The UK government has told museums and galleries, including the British Museum and Tate Gallery, not to remove statues or other objects of contested cultural heritage from display—or risk losing their public funding.
In a letter sent September 22 to several public bodies, the secretary of state for digital, culture, media, and sport, Oliver Dowden, set out the government’s position on contested heritage: “The Government does not support the removal of statues or other similar objects.”
The letter comes in the wake of fierce debating surrounding statues commemorating historic figures who played a role in the transatlantic slave trade and the advance of British imperialism. This includes the controversial toppling of a monument to slave trader Edward Colston in Bristol, as well as growing calls to restitute African cultural heritage that was taken during the colonial period.
“History is ridden with moral complexity,” Dowden writes. “Statues and other historical objects were created by generations with different perspectives and understandings of right and wrong.”
The culture secretary continues to say that while we may now find some of these figures “deeply offensive” and disagree with those who created the monuments, “they play an important role in teaching us about our past, with all its faults.” He adds that, instead of erasing these objects from view, public bodies should “contextualize or reinterpret them in a way that enables the public to learn about them in their entirety.”
Dowden goes on to remind the letter’s recipients that, as publicly funded bodies, they “should not be taking actions motivated by activism or politics.”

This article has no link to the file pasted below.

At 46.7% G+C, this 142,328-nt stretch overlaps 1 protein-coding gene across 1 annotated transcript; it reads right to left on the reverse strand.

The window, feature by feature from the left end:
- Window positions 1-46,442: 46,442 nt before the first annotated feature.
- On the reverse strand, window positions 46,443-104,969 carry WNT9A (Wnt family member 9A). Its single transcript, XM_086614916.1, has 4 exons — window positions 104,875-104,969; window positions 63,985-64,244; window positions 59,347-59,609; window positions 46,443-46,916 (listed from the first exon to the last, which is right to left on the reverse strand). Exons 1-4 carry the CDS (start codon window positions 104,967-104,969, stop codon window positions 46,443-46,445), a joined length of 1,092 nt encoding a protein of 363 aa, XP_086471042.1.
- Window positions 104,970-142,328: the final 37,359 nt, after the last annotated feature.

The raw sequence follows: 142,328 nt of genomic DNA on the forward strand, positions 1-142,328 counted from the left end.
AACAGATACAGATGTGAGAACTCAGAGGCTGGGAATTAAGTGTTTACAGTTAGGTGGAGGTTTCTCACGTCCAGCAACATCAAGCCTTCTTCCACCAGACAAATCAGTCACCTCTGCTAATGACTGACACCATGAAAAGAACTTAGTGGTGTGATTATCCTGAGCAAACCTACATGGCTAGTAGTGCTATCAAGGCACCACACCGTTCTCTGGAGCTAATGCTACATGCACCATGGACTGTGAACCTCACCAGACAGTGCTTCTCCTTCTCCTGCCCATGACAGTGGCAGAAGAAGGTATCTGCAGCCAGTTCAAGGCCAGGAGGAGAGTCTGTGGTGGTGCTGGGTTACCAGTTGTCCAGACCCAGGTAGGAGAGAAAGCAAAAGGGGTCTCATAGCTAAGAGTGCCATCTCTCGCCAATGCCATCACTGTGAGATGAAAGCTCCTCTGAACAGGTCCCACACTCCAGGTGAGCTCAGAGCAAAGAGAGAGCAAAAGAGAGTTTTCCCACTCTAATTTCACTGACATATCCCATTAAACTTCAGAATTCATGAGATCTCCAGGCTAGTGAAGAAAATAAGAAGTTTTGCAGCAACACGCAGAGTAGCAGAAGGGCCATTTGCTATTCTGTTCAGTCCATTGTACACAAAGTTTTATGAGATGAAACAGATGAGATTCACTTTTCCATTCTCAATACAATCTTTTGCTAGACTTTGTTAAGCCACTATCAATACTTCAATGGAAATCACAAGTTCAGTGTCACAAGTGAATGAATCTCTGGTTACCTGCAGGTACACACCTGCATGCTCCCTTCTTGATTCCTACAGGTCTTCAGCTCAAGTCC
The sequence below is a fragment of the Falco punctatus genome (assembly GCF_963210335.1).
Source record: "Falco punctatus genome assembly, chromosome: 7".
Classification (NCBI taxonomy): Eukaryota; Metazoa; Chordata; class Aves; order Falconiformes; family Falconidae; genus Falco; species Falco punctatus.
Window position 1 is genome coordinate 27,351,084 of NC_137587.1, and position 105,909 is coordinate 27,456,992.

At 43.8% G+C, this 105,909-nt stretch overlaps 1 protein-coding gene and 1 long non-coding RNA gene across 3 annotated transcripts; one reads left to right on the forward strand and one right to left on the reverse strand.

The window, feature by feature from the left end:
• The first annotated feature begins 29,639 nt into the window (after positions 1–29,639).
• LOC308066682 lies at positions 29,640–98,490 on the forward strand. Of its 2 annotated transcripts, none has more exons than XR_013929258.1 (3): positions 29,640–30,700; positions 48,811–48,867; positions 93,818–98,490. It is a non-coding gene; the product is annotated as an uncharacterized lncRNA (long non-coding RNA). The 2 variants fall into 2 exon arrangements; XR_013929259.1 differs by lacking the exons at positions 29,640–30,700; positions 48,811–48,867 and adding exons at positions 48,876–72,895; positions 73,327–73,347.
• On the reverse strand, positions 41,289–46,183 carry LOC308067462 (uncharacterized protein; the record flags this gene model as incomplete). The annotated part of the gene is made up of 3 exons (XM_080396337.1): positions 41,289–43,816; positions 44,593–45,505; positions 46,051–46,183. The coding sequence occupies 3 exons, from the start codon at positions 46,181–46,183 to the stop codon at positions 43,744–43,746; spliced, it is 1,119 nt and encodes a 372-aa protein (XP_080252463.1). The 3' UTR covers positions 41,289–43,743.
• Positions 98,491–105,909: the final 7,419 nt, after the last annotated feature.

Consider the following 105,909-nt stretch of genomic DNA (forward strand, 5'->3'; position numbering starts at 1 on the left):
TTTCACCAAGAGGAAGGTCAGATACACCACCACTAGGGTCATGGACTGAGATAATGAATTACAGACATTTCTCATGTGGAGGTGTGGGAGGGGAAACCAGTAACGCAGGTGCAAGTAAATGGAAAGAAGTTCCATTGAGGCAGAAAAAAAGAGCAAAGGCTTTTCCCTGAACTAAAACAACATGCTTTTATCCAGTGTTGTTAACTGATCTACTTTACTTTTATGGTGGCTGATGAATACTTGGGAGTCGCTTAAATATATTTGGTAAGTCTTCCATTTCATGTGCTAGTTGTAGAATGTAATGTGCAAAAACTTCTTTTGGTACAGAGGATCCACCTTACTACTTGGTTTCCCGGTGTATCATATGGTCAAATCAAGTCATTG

The letter was sent to 26 institutions including the Imperial War Museum, National Gallery, and National Portrait Gallery, and the Victoria and Albert Museum. Funding bodies, such as Arts Council England and the National Lottery Heritage Fund, were also included.
As the UK heads into its next Comprehensive Spending Review, when it will assess all kinds of government funding, Dowden’s letter takes on a warning tone. “The significant support that you receive from the taxpayer is an acknowledgement of the important cultural role you play for the entire country,” he writes. “It is imperative that you continue to act impartially, in line with your publicly funded status, and not in a way that brings this into question.”
The culture secretary says he will organize an online roundtable to give these public entities the space to discuss the government’s position and its practical implications for them. A spokesperson for the department for digital, culture, media, and sport tells Artnet News that this roundtable will take place “in due course.”
Before then, it promises to send out a questionnaire to glean a better understanding of the work these institutions are doing surrounding this topic, and adds a reminder that they should all be notifying the government before taking any action or making public statements in relation to contested heritage or histories.
The government position is hardly surprising given the British Prime Minister Boris Johnson’s statements on these issues in the past. At the peak of Black Lives Matter demonstrations across the UK this summer, which included protests against public sculptures dedicated to historical figures connected to slavery and the British Empire, including one of Winston Churchill, Johnson said he would defend Churchill’s monument “with every breath” in his body.